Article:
Wednesday, April 1, 2015


Long before Pope Francis was calling for Catholics to be concerned about the periphery, and long before yours truly became pastor of St. Joseph Church in Macon, the Catholic community in Macon has gone to the peripheries to assist the poor.

Family Advancement Ministries, a deanery/diocesan ministry began as SERVE and now assist parents with young children especially with educational programs to keep their heads above water but also with material help.

Our St. Vincent de Paul Society acts as this society traditionally functions in parishes and cares for the needs of the poor by home visitation and an evaluation of what it can do to assist.

Daybreak is a DePaul USA ministry staffed by Sister Elizabeth Grim, DC and other DC sisters and lay staff. The Catholic Church in Macon plays a large role in this day shelter for the homeless that provides them with countless services.

The above video is produced by the Macon Telegraph who two years ago name Sister Elizabeth, Macon's Woman of the Year.This is the article that will appear in the Telegraphy tomorrow already on-line today and written by our parishioner Liz Fabian:

Daybreak concept moves west, taking away Sister Elizabeth The success of Macon’s Daybreak center for the homeless has spread to Little Rock, Arkansas, but will mean the departure of Sister Elizabeth Greim.April 1, 2015

The Catholic Daughter of Charity announced her plans to move shortly after 8:30 a.m. Wednesday while folks were eating breakfast at the center on Walnut Street.
“Don’t do it,” one person yelled out.

As Greim asked for prayers in her new misson, another person said: “We’ll pray for you, but Daybreak is going to be messed up, sure enough.”

“No, Daybreak is going to be fine, because Daybreak is all of you,” Greim reassured them. It’s not just about one person, it’s about all of us together and that’s what we bring to Little Rock.”
Greim likely will be leaving Macon in July after a period of traveling every two weeks between the two cities as executive director of both centers.

“This was a nice deal for me,” said Greim, who plans to keep ties she developed in Macon. “I won’t live there, but will still have the connection to the work because we designed it.”
Greim could have been sent farther away to assist in a different ministry that would not have facilitated trips back to Macon, she said.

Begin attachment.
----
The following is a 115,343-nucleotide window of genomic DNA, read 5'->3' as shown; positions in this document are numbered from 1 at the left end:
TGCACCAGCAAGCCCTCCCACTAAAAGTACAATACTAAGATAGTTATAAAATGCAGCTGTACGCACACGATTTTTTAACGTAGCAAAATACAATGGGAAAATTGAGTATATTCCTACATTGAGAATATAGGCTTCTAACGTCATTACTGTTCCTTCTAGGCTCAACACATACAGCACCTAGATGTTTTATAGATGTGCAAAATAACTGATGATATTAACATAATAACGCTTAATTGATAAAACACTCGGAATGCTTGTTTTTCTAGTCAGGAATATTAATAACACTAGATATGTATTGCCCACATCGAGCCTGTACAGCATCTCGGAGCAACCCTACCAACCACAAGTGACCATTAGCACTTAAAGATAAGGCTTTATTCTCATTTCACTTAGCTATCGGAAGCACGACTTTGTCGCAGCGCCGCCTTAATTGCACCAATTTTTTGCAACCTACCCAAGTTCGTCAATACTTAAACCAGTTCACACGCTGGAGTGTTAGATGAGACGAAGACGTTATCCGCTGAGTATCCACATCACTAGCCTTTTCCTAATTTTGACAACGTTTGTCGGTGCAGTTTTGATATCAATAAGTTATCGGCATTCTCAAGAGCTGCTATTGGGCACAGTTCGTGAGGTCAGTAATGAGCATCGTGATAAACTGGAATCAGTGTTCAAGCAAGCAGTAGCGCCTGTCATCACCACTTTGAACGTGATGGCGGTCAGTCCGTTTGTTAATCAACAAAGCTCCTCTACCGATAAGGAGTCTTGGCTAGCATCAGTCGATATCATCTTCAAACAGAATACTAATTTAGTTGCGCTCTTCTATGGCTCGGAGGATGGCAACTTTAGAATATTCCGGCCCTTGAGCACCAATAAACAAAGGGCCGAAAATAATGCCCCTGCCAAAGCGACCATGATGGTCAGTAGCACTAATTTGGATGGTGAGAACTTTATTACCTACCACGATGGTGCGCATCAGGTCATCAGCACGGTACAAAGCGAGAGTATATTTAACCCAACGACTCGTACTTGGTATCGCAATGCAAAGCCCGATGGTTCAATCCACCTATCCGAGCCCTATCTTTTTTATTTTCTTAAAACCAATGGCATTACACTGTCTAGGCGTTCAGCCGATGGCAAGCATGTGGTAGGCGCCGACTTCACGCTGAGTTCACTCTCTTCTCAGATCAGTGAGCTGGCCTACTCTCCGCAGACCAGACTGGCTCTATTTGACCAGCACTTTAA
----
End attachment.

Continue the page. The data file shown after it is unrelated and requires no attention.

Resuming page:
Still the news hit hard for some of the men and women whose lives she changed.

“She has brought love and nurturing and kindness and gentleness and a fierce spirit about her that brings us all together and brings this place together, in which we call Daybreak,” Scotty Nelson said.

“It’s a fabulous place and it’s worked out very well for everyone here,” said Scotty Nelson.
Daybreak sees nearly 1,500 clients annually and has helped move 50 people to permanent housing each year.

“It doesn’t sound like a lot, but we helped facilitate a very long process,” Greim said.
Looking around at the renovated warehouse near the entrance to Central City Park, it is hard for her to remember sweeping the dusty floors a little more than three years ago.

The homeless now have access to showers, laundry, telephones and medical care in the building.
Greim, The Telegraph’s 2013 Person of the Year, spent the past decade championing the poor, disadvantaged and exploited.

She ran Family Advancement Ministries, helped organize the ecumenical “Bless These Hands” to boost the lives of women across the world, led an effort against sex trafficking that became Middle

Georgia Alliance to End Regional Trafficking, helped with the food pantry at St. Peter Claver Catholic Church and developed Daybreak.

The city of Little Rock had been operating a day center for homeless since 2013, but relinquished control Monday to DePaul U.S.A., the same Catholic service organization that oversees Macon’s center.

Little Rock Mayor Mark Stodola traveled to Macon more than a year ago and spent an hour talking to clients at Daybreak.

Greim has been traveling to Little Rock to help with the transition, but only found out last week she would be moving.

“People in Macon need to understand she’ll still be connected to Macon,” said Kay Gerhardt, of Macon, who is the chairperson of the DePaul U.S.A. board.

“She’s touched so many people in so many ways and she just has a manner about her that she draws people in.”

Gerhardt is particular impressed by Greim’s ability to bring people together from all walks of life - something Greim will help foster in Little Rock.

“She just has this magic about her,” Gerhardt said.
Clients Thomas Brewer and Joshua Pike feel like they are losing a member of the family.

“She’s kept me out of trouble. Helped me find places to live and get food and clothes and she is a very loving person,” Brewer said.

“To me, she’s not a nun, she’s a mom,” Pike said.

“She’s a mom to all of us who come to Daybreak,” Brewer said.

“She’s a mom to the world, really,” said Pike.

Read more here:


Daniel said...

Aren't we going to make fun of her outfit? No? OK.
But serious, people like Sister Elizabeth who roll up their sleeves to feed and house and care for the least among us truly live their faith. We need about a million more like her.

George said...


I second your comment.

just asking said...

Why would we make fun of her outfit. She has consistently represented herself as a simple and modest nun. She is always ready and able to get to work and always shows the joy that Pope Francis calls for. Her sisters on the other hand sometimes resemble the old maids of Pope Francis.
A million might be nice, but she is one of a kind